Morton schools
Texas Tech—Master’s degree in history, 1971
Search for Master’s Thesis topic
Dr. Ernest Wallace
Elvis Fleming suggested C. C. Slaughter Ranch
Dr. David Vigness suggested investigating Southwest
Collection
Slaughter Family research materials
Background
Slaughter family
Discord over estate settlement
Gaining access to materials
Ranch documents
Later acquired by the Southwest Collection
Thesis on Slaughter Ranch
Local history importance
Led to dissertation Slaughter family
Missing—C. C. Slaughter’s personal papers
J. H. Baker diary
Oral history interviews
Son of ranch foreman
Cowboy
Book on Slaughter possible
TAPE FOUR, SIDE TWO: Blank
TAPE FIVE, SIDE ONE: Interview in nursing home
Aviation
World War II photographs
Reasons for choosing topic
Try to find unworked areas
Aviation
Black experience
Reasons for choosing thematic topics in oral history
Benefits of a single interviewer
Problems with multiple interviewers
Value of oral history in manuscript collection
Appraisal
Importance
Process
Difficulties of field appraisal
Considerations given to appraisal
Age of material
Volume of material
For of material
Evidential value
Informational value
Research value
Archival value
Considerations given to receiving material
TAPE FIVE, SIDE TWO: Considerations (continued)
Record keeping
Problems in field work (again)
Re-iteration of points made by Dr. Murrah
Inventory
Definition
Purposes at Southwest Collection
Inventory forms used at National Archives
Preliminary inventory
Inventory of record group
Inventory process at Southwest Collection
Work order sheet
Sorting of material
Inventory forms
TAPE SIX, SIDE ONE: Description of packet of materials
Syllabus
Introduction of course
Purpose and goal of course
Grading
Textbooks
Assignments
Journals
Use of Southwest Collection
Assignments (again)
Miscellaneous
LBJ Library
Lesson plan
Outside reading
Reports
Expanded archival education program
TAPE SIX, SIDE TWO: Expanded archival education program (continued)
History of archival activities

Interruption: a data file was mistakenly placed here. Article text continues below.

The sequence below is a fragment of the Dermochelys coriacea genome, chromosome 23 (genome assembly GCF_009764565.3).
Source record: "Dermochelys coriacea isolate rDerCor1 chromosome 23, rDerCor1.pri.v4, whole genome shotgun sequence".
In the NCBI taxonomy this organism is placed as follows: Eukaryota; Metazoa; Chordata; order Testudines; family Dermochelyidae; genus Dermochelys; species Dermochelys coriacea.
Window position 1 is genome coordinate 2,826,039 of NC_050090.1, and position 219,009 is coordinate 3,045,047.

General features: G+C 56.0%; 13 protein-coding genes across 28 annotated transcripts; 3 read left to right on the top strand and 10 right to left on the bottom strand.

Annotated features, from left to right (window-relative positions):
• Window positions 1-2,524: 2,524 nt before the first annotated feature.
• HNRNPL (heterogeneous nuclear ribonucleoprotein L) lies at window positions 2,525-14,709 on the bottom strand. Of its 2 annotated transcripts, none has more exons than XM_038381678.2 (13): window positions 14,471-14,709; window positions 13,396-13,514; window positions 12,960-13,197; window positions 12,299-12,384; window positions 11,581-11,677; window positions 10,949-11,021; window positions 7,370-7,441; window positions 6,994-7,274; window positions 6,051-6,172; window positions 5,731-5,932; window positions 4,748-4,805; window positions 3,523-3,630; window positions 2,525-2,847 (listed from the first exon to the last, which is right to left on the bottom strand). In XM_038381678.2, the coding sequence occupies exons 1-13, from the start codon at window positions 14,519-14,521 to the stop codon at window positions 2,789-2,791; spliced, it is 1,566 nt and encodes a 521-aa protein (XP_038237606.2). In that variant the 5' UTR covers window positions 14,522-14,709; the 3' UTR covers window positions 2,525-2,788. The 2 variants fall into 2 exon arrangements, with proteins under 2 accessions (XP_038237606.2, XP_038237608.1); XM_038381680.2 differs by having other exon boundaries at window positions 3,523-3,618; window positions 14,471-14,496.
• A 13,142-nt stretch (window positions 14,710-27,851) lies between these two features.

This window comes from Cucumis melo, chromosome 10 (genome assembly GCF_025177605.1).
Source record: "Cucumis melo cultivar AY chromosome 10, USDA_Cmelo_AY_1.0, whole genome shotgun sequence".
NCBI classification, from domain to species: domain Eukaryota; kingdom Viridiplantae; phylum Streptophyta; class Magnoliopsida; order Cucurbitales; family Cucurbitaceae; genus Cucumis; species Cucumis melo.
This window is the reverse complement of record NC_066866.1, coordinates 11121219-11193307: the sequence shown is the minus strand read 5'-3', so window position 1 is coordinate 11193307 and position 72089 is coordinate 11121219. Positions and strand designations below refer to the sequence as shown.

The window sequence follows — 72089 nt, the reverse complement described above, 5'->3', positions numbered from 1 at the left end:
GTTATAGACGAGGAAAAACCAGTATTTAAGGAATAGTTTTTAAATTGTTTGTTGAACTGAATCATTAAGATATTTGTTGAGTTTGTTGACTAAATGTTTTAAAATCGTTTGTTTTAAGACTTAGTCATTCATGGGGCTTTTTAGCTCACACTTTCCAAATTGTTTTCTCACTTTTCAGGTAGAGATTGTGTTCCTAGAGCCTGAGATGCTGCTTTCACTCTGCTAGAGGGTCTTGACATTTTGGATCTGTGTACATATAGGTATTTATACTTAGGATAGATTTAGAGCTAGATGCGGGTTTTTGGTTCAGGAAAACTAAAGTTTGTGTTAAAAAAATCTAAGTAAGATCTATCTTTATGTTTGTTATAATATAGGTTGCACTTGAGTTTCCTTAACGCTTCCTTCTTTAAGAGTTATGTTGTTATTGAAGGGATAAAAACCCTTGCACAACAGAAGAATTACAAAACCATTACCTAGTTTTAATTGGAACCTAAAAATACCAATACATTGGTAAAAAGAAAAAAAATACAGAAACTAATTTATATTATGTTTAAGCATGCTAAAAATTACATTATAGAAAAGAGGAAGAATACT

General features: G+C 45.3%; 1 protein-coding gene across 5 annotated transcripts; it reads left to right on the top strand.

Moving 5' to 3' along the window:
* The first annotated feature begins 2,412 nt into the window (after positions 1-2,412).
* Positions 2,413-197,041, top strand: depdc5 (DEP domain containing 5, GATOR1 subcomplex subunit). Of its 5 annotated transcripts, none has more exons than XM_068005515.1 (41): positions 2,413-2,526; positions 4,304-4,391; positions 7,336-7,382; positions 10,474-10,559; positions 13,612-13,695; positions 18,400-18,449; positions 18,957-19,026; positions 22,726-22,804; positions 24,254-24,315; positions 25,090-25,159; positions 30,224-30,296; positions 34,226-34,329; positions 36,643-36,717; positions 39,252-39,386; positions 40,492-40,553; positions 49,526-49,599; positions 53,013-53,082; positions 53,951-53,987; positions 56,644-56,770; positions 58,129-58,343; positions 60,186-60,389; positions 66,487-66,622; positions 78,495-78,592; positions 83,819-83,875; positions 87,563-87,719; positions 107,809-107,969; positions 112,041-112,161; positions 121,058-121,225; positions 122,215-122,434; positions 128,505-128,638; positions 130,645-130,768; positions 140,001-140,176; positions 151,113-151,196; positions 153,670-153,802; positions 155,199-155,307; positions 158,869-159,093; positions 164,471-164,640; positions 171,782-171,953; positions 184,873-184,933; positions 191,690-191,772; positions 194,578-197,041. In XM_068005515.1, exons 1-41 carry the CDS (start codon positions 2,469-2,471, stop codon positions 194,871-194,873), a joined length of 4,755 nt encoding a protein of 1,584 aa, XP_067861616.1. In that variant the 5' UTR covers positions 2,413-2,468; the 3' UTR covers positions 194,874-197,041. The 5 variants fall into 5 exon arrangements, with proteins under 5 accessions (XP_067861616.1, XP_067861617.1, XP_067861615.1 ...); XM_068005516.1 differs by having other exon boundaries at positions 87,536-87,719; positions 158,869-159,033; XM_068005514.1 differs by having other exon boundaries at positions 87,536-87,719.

Trends in recent archival activities
How people get involved in archival employment
Archival methodology at Southwest Collection
Archival repository vs. Archive
Differences between
General comments on archival work
Historical background of Southwest Collection
TAPE SEVEN, SIDE ONE: Photographs require more care than manuscripts
Negatives and photographs stored separately
Store in mylar sleeves
Chemical protection
Protection from handling
Problems in handling photographs
From article
Maintaining order of collections
Better to separate photographs from manuscript
Aides in conservation
Establishing bibliographic information
Cataloging individually or as a collection
Deciding how to catalog
Users of photographs
Methods of making photographs available
Problems with access to photographs
Weinstein’s Collection Care: Historical Photographs
Handling photographs
Labeling
Storage (again)
Environment—heat, light, humidity, consistency
Ways to protect photographs
Ideally stored in environmentally controlled vault
National Museum of American History
Photograph storage
Mounted photographs
Generally not a problem if have the negatives
Negatives
Storage
Handling
Color photographs
Best method of preservation
Assignment
TAPE SEVEN, SIDE TWO: Assignment (continued)
Microfilming
Records a lot of information in little space
Microfilm sizes
Sizes currently used
Microfilm camera
Different processes of microfilming
Three types of microfilm
National standards
Format of microfilming manuscript collection
Use a good microfilm camera
Kodak
Design used in microfilm camera
Reasons to microfilm
More practical to microfilm than to store the original
For conservation
Types of microfilm cameras
Rotary camera
Planetary camera
Reading assignment
Semester project
BULK DATES: 1870-1980 and unknown